January 14, 2012

Holy home sales, Batman, this column was written by an agent!

Today we have a guest post from Burbed reader Greg Fielding.  Greg has a real estate blog, Bay Area Real Estate Trends, and even though he’s a real estate agent, he is not a Realtard.  If you check out his site, you’ll find it rather free of Now Is The Time To Buy.  For someone who makes a living helping people buy or sell houses, he sure spends a lot of time over on patrick.net.

Greg is based in Contra Costa County, which we haven’t covered enough on this site.  Be sure to let him know if you think his analysis is relevant to the Real Bay Area (if anyone can figure out where it is in 2012).

Anyway, please give Greg a big, warm, RBA welcome to the front page today. 


Tale of Two Markets: Breaking Down Case-Shiller Tiered Indices

Following up on the latest Case-Shiller Home Price Index report for the Bay Area, let’s break down index into top, middle, and lower tiers. The result shows two distinctly different markets since the price lows in the Spring of 2009.

Just as Wall Street has diverged from Main Street, high-end neighborhoods are enjoying a different reality than the rest of us.

Tiered Case Shiller Home Prices San Francisco Bay Area

The lower and middle-tiers are generally following the same pattern. When the supply of foreclosures was turned off, interest rates dropped, and buyer incentives kicked in, both market segments rallied. Then, when that temporary stimulus was exhausted, they resumed their declines at a paces of roughly 10 percent per year.

However, the top-tier – homes priced above $579,803 – are only declining at a pace of roughly 3-4 percent per year.

Why?

There are lots of possible reasons. Among them, that higher home prices are more directly tied to the stock market, which has performed remarkably well. In April of 2009, the S&P 500 Index was in the 800′s. Today it is at 1,277 – an increase of roughly 50 percent. Also, higher-paying jobs have survived the recession better than lower paying retail-type jobs that are more directly tied to consumer spending and sentiment. Or, that wealthier homeowners with higher-paying jobs were more likely to be able to refinance their homes to avoid foreclosure. And there are probably a dozen other reasons that all contribute to the divergence.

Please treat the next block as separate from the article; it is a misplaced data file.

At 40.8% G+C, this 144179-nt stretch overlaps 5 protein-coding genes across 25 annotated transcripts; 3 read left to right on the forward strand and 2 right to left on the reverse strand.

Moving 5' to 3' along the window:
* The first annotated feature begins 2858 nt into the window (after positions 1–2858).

One other note: high-end home prices are holding relatively stable in spite of the reduction in conforming loan limits. Buyers literally need 100K+ more of cash to buy the same high-end home, and they are still doing it. So far, anyway. Honestly, I am shocked by this.

One thing is clear: this circle will square itself at some point. Either the mid and lower-tiers will rally (or stabilize) and the gap will narrow over time. Or, the pillars holding up the high-end will eventually give way and prices will begin to fall at a pace that matches the other tiers.

Written by Greg Fielding. This article originally appeared on Bay Area Real Estate Trends on January 4th.  Republished with permission, nay, encouragement of the author.

Comments (28) -- Posted by: madhaus @ 5:14 am

28 Responses to “Holy home sales, Batman, this column was written by an agent!”

  1. SEA Says:

    Anonymous wrote, “Higher end homes hold up nicer because there arent that many out there in comparison to the many lower end homes which exist in the SV Bay Area. And affluent folks or highly skilled workers still prefer a nice neighborhood with good schools. So, that is certainly another angle to take. In the end good quality wins over bad quantity.”

    Fielding replied, “Except that because this is divided in equal thirds, there are exactly the same number of homes in the top tier as the others. And, it’s all relative. Nicer areas are nicer in comparison to other segments. No homes exist in a vacuum.”

    Anonymous and Fielding both neglected the bigger issue: C-S is a repeat sales index, and there was the tax incentives that disproportionately incentivized the lower end sales. While it is true that each of the tiers contain a third of the sales, when the data are suddenly loaded with lower end properties, the top tier becomes low end sales, as compared to periods before the incentive. The incentive maxed out at 10% for sales $80k and under. At $400k the incentive was 2%, and for a $800k sale the incentive was 1%.

    My guess is that there was a sudden and temporary change in the mix of sales.

    Beyond that, there were agents who suggested that a lower end purchased would simply cost $8,000 more after the deadline. My guess is that after the deadline buyers demanded a better deal–instead of receiving $8,000 from the IRS, buyers wanted more from the sellers, like a $12,000 price reduction, to make up for the fact that the IRS was providing cash today, but the $12,000 would be result in lower payments over time. Basically the Yun line of buyers willing to pay more has yet to materialized.

  2. madhaus Says:

    The top tier is homes priced over $579,803? I see a fun feature called “What can you get for $579K?” Bear in mind that in many places in SV, the answer is “nothing.” This could be fun!

  3. SEA Says:

    $579,803–it’s not a lot of money more than not a lot of money.

  4. madhaus Says:

    Greg has some fighting words for us over on his site. In comments he said:

    January 5, 2012 at 10:36 am Absolute bunk. Silicon valley has unemployment well above the state average. The only places I would accept are fundamentally different are a few pockets like Menlo Park, where economic rules no longer seem to apply.

    Do not fall into the trap of thinking wherever you live is different. It’s not.

    He said we aren’t Special!

  5. SEA Says:

    Also the price points on the tiers change every month, so the $579,803 is only for one month.

  6. SEA Says:

    #4- “SV is special because it has a higher unemployment rate, but please don’t fall into the trap of thinking SV is different.”